Hobe Sound, Florida: American poet Mary Oliver, who won both the Pulitzer Prize and the National Book Award, has died at the age of 83. Her literary executor, Bill Reichblum, said she died from lymphoma cancer at her home in Hobe Sound, Florida.
Oliver, one of America’s most popular poets, wrote more than 15 collections of poetry and essays, which zinged with affection for nature and the outdoors.
Her substantial fanbase includes Oscar-winner Gwyneth Paltrow, and former US Secretary of State Hillary Clinton.
Thank you, Mary Oliver, for giving so many of us words to live by. “Tell me, what is it you plan to do
with your one wild and precious life?”— Hillary Clinton (@HillaryClinton) January 17, 2019
While her critics called her unduly earnest, Oliver herself saw her directness, conversational style and fondness for “old-fashioned” subjects as an asset.
“One thing I do know is that poetry, to be understood, must be clear. It mustn’t be fancy,” she told US radio station NPR in a rare 2012 interview. She added: “The two things I loved from a very early age were the natural world and dead poets, [who] were my pals when I was a kid.”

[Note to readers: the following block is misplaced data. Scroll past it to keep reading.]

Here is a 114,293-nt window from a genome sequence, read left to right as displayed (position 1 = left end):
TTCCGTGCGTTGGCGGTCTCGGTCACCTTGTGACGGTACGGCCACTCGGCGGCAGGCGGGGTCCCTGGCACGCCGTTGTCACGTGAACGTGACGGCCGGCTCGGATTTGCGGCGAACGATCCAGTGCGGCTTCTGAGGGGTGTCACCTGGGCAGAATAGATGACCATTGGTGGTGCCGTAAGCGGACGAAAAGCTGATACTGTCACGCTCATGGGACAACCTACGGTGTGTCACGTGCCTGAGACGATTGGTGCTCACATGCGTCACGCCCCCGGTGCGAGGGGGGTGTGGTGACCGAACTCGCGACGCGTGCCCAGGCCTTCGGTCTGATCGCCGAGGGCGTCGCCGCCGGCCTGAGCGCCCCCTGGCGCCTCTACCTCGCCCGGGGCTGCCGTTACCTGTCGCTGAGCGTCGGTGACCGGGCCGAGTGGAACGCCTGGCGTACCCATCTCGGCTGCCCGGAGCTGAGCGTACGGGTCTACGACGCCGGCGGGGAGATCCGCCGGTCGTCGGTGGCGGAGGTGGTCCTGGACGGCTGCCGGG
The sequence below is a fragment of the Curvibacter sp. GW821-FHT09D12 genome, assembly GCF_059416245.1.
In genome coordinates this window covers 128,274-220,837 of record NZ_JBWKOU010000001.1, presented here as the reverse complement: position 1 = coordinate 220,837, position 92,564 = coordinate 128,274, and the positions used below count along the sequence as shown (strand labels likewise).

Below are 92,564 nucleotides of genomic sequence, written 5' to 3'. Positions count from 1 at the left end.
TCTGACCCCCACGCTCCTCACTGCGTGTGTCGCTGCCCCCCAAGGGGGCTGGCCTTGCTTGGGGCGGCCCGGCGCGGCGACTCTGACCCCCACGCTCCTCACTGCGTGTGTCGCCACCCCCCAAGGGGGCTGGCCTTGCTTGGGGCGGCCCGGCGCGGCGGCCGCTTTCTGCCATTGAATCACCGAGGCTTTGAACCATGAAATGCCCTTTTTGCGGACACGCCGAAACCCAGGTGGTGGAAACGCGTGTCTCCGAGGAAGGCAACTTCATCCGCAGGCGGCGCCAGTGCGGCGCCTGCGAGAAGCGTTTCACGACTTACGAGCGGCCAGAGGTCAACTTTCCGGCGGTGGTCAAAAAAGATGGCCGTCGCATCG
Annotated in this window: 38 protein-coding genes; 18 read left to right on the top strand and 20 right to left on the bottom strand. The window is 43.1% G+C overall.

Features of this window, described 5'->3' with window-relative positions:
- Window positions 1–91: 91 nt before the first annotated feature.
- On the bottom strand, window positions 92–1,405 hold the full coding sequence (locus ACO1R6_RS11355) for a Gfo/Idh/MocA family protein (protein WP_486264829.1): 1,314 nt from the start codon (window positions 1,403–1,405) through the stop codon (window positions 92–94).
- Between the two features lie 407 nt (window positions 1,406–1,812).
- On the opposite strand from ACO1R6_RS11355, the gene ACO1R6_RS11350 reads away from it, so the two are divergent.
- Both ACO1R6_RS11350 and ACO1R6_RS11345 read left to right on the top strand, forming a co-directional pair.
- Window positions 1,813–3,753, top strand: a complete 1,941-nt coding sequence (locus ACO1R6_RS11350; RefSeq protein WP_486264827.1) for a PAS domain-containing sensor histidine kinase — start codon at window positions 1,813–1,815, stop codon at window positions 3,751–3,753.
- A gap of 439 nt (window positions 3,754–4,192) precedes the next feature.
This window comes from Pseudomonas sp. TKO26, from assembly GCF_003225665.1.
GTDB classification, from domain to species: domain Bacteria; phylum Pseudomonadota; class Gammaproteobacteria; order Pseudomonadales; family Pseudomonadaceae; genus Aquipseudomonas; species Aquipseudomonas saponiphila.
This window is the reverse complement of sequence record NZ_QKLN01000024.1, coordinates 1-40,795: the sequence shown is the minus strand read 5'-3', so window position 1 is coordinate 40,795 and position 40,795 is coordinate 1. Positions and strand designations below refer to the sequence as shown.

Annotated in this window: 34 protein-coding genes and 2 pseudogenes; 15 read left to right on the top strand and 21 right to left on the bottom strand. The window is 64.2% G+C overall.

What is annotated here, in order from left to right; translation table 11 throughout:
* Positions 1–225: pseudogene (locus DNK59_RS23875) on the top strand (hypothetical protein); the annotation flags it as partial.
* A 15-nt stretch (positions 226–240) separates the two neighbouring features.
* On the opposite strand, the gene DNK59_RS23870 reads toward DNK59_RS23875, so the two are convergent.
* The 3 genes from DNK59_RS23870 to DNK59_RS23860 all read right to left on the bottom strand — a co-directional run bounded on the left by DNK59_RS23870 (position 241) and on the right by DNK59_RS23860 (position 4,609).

Oliver described her family as “dysfunctional”, and though she studied at Ohio State University and Vassar College, she never graduated. She would later dismiss much of her education in an essay as “such a pre-established collection of certainties”.
Oliver’s great love was the photographer Molly Malone Cook, to whom she dedicated much of her work. In Our World, she wrote of her partner: “I took one look and fell, hook and tumble”. The pair met in the late 1950s, and remained together until Cook’s death in 2005.
In 1998, Oliver was granted the Lannan Literary Award for lifetime achievement.
She wrote about human mortality with the tone of someone counting her blessings.
“When it’s over,” she wrote in When Death Comes, “I want to say: all my life / I was a bride married to amazement. I was the bridegroom, taking the world into my arms.”
Her view of death – and what a worthwhile life should feel like – was summed up in her much-loved 1992 poem, The Summer Day, where she ponders the value of feeling “idle and blessed”.
Her final couplet, often quoted, asks the reader: “Tell me, what is it you plan to do / with your one wild and precious life?”